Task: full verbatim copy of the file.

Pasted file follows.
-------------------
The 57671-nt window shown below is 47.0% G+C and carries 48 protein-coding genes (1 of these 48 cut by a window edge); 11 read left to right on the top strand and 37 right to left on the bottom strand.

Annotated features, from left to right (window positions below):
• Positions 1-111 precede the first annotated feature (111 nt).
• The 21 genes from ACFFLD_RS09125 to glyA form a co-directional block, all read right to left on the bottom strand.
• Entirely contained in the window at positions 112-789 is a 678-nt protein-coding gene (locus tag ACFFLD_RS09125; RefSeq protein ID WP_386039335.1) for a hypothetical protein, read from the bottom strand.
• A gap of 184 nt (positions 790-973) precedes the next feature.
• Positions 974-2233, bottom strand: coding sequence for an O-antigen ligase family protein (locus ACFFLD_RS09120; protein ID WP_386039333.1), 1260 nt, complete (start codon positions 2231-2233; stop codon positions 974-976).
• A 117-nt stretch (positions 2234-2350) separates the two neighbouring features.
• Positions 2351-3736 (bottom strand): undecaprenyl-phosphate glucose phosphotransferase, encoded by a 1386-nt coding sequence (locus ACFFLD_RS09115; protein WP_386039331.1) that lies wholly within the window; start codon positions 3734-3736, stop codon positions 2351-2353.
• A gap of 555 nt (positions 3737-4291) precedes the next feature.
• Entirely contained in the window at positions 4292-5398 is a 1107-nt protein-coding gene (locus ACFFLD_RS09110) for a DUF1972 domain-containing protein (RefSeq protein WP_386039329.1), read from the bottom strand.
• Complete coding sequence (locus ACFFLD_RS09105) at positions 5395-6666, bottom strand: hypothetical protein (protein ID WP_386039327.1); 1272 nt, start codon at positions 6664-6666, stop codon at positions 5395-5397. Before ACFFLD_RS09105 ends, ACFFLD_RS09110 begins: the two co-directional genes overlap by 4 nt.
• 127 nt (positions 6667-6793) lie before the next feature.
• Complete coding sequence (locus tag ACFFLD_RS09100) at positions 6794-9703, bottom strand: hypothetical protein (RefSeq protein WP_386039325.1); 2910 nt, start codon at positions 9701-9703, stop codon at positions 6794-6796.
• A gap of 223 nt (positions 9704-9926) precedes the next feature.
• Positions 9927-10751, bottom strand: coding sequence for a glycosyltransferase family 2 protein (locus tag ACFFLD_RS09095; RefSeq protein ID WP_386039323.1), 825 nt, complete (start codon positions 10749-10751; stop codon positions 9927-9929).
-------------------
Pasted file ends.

The 57671-nt window shown below is 47.0% G+C and carries 48 protein-coding genes (1 of these 48 cut by a window edge); 11 read left to right on the top strand and 37 right to left on the bottom strand.

Annotated features, from left to right (window positions below):
• Positions 1-111 precede the first annotated feature (111 nt).
• The 21 genes from ACFFLD_RS09125 to glyA form a co-directional block, all read right to left on the bottom strand.
• Entirely contained in the window at positions 112-789 is a 678-nt protein-coding gene (locus tag ACFFLD_RS09125; RefSeq protein ID WP_386039335.1) for a hypothetical protein, read from the bottom strand.
• A gap of 184 nt (positions 790-973) precedes the next feature.
• Positions 974-2233, bottom strand: coding sequence for an O-antigen ligase family protein (locus ACFFLD_RS09120; protein ID WP_386039333.1), 1260 nt, complete (start codon positions 2231-2233; stop codon positions 974-976).
• A 117-nt stretch (positions 2234-2350) separates the two neighbouring features.
• Positions 2351-3736 (bottom strand): undecaprenyl-phosphate glucose phosphotransferase, encoded by a 1386-nt coding sequence (locus ACFFLD_RS09115; protein WP_386039331.1) that lies wholly within the window; start codon positions 3734-3736, stop codon positions 2351-2353.
• A gap of 555 nt (positions 3737-4291) precedes the next feature.
• Entirely contained in the window at positions 4292-5398 is a 1107-nt protein-coding gene (locus ACFFLD_RS09110) for a DUF1972 domain-containing protein (RefSeq protein WP_386039329.1), read from the bottom strand.
• Complete coding sequence (locus ACFFLD_RS09105) at positions 5395-6666, bottom strand: hypothetical protein (protein ID WP_386039327.1); 1272 nt, start codon at positions 6664-6666, stop codon at positions 5395-5397. Before ACFFLD_RS09105 ends, ACFFLD_RS09110 begins: the two co-directional genes overlap by 4 nt.
• 127 nt (positions 6667-6793) lie before the next feature.
• Complete coding sequence (locus tag ACFFLD_RS09100) at positions 6794-9703, bottom strand: hypothetical protein (RefSeq protein WP_386039325.1); 2910 nt, start codon at positions 9701-9703, stop codon at positions 6794-6796.
• A gap of 223 nt (positions 9704-9926) precedes the next feature.
• Positions 9927-10751, bottom strand: coding sequence for a glycosyltransferase family 2 protein (locus tag ACFFLD_RS09095; RefSeq protein ID WP_386039323.1), 825 nt, complete (start codon positions 10749-10751; stop codon positions 9927-9929).